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Improving The Mind With Sermorelin

Jasen Bruce

Dec 19, 2015

Ever since human growth hormone (HGH) was first titled The Fountain of Youth, researchers have studied the phenomenon that occurs when a hormonally deficient person is given physiological doses, and seems to rapidly decrease in biological age.

It wasn't until 1997 that growth hormone deficiency was recognized as a clinical syndrome. "Growth hormone deficiency is now formally recognized as a specific clinical syndrome, typified by decreased muscle mass, increased body fat, decreased exercise capacity, osteopenia, abnormal lipid profiles and diminished feeling of well being…" (Inzucchi, Silvo; Hospital Practice, Jan. 15,1997).

Growth Hormone Releasing Hormone (GHRH), also known as Sermorelin Acetate, is an FDA approved medication which is used to safely increase the production of Growth Hormone. Sermorelin works by stimulating the pituitary gland to increase levels of growth hormone to be released throughout the day and night.


Among the many positive effects Sermorelin has on the human body, improved brain function seems to occur within a short time after administration.

The effect that growth hormone can have on the brain can best be observed in patients who produce little or no growth hormone as a result of pituitary tumors, or the complete removal of the pituitary gland where growth hormone is produced. No matter the age of the patient, they all seem to exhibit the same psychological effects due to lack of growth hormone; decreased work capacity, depression, increased social isolation, mood swings and anxiety (Klatz, Dr. Ronald; Goldman, Dr. Robert; Stopping the Clock 2003).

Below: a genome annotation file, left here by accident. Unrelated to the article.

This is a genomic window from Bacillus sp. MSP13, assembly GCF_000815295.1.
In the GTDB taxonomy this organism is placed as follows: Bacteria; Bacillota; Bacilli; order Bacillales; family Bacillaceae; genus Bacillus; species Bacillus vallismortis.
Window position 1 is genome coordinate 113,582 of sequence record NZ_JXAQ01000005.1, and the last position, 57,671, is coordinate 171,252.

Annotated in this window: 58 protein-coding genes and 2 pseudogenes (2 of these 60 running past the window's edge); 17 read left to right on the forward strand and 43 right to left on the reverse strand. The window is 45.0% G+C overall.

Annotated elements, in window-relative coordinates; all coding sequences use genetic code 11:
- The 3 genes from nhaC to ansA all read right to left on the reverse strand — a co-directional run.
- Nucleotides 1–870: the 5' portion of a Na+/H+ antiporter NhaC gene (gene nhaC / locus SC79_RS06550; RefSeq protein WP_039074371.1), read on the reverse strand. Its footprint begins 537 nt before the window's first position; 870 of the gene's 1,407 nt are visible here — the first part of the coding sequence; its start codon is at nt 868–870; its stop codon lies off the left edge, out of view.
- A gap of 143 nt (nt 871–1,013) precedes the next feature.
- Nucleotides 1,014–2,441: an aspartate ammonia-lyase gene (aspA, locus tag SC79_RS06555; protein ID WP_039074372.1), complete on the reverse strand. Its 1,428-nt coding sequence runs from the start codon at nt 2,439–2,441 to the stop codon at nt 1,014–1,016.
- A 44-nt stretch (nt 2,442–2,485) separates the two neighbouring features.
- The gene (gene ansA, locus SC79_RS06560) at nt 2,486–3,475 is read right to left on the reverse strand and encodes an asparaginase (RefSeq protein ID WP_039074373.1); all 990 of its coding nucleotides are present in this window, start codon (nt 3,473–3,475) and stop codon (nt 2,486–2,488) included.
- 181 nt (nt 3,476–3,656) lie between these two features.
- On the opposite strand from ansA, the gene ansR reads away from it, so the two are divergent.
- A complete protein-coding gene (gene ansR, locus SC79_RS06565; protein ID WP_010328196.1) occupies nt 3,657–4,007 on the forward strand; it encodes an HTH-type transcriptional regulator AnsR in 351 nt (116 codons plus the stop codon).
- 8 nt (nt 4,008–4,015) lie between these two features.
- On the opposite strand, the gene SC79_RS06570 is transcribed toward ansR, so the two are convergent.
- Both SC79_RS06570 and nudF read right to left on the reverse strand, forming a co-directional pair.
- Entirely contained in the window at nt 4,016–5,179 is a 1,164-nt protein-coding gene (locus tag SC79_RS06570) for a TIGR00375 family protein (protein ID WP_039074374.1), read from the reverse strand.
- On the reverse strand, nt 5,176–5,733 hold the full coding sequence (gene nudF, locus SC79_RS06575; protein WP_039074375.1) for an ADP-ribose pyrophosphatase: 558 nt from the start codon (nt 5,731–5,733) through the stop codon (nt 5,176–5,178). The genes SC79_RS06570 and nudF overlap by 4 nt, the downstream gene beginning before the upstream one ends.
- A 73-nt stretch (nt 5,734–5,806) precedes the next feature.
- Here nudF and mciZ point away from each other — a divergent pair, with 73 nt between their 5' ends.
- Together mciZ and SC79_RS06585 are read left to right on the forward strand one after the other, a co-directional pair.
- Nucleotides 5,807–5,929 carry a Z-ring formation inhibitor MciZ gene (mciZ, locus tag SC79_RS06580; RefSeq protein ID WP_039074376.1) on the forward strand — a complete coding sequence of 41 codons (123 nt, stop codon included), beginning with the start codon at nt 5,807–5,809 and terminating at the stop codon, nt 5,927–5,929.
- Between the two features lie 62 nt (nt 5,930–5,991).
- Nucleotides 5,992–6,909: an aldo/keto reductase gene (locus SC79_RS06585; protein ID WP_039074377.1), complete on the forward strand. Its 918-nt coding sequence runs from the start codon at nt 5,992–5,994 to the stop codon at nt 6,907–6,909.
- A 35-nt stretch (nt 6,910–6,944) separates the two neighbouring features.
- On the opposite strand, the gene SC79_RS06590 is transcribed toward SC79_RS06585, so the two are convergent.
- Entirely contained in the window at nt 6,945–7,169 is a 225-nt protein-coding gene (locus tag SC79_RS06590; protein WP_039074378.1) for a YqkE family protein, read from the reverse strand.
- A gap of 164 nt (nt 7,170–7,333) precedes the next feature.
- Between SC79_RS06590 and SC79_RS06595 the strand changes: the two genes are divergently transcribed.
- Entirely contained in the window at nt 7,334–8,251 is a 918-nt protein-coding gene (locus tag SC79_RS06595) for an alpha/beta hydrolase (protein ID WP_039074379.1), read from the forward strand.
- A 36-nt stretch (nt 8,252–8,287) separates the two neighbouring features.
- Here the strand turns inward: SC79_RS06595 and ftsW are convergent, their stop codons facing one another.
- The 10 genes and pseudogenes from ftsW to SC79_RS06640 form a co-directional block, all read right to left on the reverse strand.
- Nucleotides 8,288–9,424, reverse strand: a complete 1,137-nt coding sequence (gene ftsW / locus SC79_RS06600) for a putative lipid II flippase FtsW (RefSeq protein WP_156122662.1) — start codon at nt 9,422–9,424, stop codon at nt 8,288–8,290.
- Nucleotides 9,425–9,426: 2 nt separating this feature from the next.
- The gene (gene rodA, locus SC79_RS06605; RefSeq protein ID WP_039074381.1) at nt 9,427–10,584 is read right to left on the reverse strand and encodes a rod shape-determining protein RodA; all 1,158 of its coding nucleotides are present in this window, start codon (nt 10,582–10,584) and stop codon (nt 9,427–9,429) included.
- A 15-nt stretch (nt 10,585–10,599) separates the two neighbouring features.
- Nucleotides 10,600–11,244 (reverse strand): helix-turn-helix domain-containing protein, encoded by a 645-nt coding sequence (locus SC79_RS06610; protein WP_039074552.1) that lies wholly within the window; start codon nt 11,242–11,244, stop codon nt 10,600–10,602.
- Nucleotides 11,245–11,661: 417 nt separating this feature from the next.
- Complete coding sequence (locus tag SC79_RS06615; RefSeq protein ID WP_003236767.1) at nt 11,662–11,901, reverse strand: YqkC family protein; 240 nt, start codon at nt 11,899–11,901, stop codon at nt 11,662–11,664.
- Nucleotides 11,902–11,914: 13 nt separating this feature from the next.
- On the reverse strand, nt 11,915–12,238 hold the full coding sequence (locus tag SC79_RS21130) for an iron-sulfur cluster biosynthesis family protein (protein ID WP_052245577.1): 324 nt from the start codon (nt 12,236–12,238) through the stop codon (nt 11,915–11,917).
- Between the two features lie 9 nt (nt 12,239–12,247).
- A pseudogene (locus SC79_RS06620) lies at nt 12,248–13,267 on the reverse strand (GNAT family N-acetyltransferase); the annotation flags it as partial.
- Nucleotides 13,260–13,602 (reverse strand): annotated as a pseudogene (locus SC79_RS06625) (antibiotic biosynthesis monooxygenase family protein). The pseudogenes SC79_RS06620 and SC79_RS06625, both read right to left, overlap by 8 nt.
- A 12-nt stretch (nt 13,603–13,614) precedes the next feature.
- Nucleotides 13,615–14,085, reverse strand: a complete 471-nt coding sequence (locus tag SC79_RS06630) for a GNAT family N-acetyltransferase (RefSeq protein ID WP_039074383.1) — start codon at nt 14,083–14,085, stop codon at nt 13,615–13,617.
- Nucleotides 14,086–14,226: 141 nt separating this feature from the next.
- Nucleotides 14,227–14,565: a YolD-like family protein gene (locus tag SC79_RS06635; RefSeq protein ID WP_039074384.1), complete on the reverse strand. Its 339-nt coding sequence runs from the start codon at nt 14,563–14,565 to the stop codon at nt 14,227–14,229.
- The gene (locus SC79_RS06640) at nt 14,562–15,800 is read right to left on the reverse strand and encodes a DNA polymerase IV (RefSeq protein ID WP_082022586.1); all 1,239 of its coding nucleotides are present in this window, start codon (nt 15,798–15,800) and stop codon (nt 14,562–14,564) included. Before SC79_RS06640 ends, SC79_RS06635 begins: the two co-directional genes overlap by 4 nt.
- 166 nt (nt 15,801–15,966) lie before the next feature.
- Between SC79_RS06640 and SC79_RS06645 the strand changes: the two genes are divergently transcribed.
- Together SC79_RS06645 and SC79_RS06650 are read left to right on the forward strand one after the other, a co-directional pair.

In 2000, Swedish scientists discovered that growth hormone acts as an anti-depressant in the brain, raising the level of B-endorphin, the brains natural opiate. This increase in B-endorphin was complimented by a decrease in dopamine, which results in a reduction in feelings of agitation. Another study, conducted by the Dutch, found "GH deficiency was directly related to impairments in ability to process a flash of information (iconic memory), short-term memory, long-term memory and perpetual motor skills such as hand-eye coordination". ( Klatz, Dr. Ronald; Goldman, Dr. Robert; Stopping the Clock 2003) .

A 1998 report showed that depressed men secrete much less GH during the first 3 hours of sleep than non-depressed individuals. It is during our sleep that we produce the majority of our growth hormone. These studies, in addition to reports from men and women who increase their GH levels using Sermorelin, prove that this powerful hormone greatly affects the human brain in a positive way. As we age, and our hormone levels decrease, we may find that Sermorelin therapy alleviates many of the symptoms of biological aging. There is also some hope that Sermorelin and similar peptides will eventually be used in mainstream medicine to treat various diseases such as depression, Alzheimer's and Parkinson's.

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